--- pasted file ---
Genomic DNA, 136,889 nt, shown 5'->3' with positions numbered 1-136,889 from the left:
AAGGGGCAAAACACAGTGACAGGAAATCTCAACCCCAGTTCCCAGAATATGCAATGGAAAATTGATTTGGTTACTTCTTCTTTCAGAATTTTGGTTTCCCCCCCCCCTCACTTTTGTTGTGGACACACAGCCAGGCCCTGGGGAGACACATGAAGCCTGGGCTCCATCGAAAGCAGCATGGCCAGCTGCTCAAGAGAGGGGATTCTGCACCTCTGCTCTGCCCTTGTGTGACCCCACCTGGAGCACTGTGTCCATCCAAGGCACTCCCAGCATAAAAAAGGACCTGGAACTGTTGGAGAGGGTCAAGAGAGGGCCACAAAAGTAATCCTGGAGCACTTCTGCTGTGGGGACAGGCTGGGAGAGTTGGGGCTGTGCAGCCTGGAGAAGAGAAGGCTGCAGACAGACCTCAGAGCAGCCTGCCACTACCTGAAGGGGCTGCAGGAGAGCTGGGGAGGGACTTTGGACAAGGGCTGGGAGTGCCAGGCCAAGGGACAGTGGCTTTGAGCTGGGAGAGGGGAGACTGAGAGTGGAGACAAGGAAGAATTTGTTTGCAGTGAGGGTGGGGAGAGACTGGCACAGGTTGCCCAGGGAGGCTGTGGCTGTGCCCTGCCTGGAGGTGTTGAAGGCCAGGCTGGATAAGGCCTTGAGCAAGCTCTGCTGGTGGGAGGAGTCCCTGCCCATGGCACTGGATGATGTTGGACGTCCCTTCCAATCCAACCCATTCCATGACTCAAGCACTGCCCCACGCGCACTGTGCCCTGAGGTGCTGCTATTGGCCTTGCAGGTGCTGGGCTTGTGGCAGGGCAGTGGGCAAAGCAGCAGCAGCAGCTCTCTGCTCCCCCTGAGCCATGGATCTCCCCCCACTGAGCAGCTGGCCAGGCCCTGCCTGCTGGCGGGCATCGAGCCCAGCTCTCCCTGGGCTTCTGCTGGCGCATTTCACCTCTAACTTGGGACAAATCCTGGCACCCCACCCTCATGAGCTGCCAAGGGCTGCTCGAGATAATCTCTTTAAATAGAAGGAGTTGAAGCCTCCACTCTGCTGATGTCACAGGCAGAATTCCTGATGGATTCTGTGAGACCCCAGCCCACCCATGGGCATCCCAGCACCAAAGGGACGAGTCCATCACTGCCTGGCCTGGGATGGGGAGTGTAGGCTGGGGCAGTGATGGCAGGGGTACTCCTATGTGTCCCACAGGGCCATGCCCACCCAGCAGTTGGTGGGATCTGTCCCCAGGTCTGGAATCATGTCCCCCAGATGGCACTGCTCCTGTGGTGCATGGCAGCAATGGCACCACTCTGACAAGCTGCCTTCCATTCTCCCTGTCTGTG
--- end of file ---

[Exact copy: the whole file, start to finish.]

Genomic DNA, 136,889 nt, shown 5'->3' with positions numbered 1-136,889 from the left:
AAGGGGCAAAACACAGTGACAGGAAATCTCAACCCCAGTTCCCAGAATATGCAATGGAAAATTGATTTGGTTACTTCTTCTTTCAGAATTTTGGTTTCCCCCCCCCCTCACTTTTGTTGTGGACACACAGCCAGGCCCTGGGGAGACACATGAAGCCTGGGCTCCATCGAAAGCAGCATGGCCAGCTGCTCAAGAGAGGGGATTCTGCACCTCTGCTCTGCCCTTGTGTGACCCCACCTGGAGCACTGTGTCCATCCAAGGCACTCCCAGCATAAAAAAGGACCTGGAACTGTTGGAGAGGGTCAAGAGAGGGCCACAAAAGTAATCCTGGAGCACTTCTGCTGTGGGGACAGGCTGGGAGAGTTGGGGCTGTGCAGCCTGGAGAAGAGAAGGCTGCAGACAGACCTCAGAGCAGCCTGCCACTACCTGAAGGGGCTGCAGGAGAGCTGGGGAGGGACTTTGGACAAGGGCTGGGAGTGCCAGGCCAAGGGACAGTGGCTTTGAGCTGGGAGAGGGGAGACTGAGAGTGGAGACAAGGAAGAATTTGTTTGCAGTGAGGGTGGGGAGAGACTGGCACAGGTTGCCCAGGGAGGCTGTGGCTGTGCCCTGCCTGGAGGTGTTGAAGGCCAGGCTGGATAAGGCCTTGAGCAAGCTCTGCTGGTGGGAGGAGTCCCTGCCCATGGCACTGGATGATGTTGGACGTCCCTTCCAATCCAACCCATTCCATGACTCAAGCACTGCCCCACGCGCACTGTGCCCTGAGGTGCTGCTATTGGCCTTGCAGGTGCTGGGCTTGTGGCAGGGCAGTGGGCAAAGCAGCAGCAGCAGCTCTCTGCTCCCCCTGAGCCATGGATCTCCCCCCACTGAGCAGCTGGCCAGGCCCTGCCTGCTGGCGGGCATCGAGCCCAGCTCTCCCTGGGCTTCTGCTGGCGCATTTCACCTCTAACTTGGGACAAATCCTGGCACCCCACCCTCATGAGCTGCCAAGGGCTGCTCGAGATAATCTCTTTAAATAGAAGGAGTTGAAGCCTCCACTCTGCTGATGTCACAGGCAGAATTCCTGATGGATTCTGTGAGACCCCAGCCCACCCATGGGCATCCCAGCACCAAAGGGACGAGTCCATCACTGCCTGGCCTGGGATGGGGAGTGTAGGCTGGGGCAGTGATGGCAGGGGTACTCCTATGTGTCCCACAGGGCCATGCCCACCCAGCAGTTGGTGGGATCTGTCCCCAGGTCTGGAATCATGTCCCCCAGATGGCACTGCTCCTGTGGTGCATGGCAGCAATGGCACCACTCTGACAAGCTGCCTTCCATTCTCCCTGTCTGTG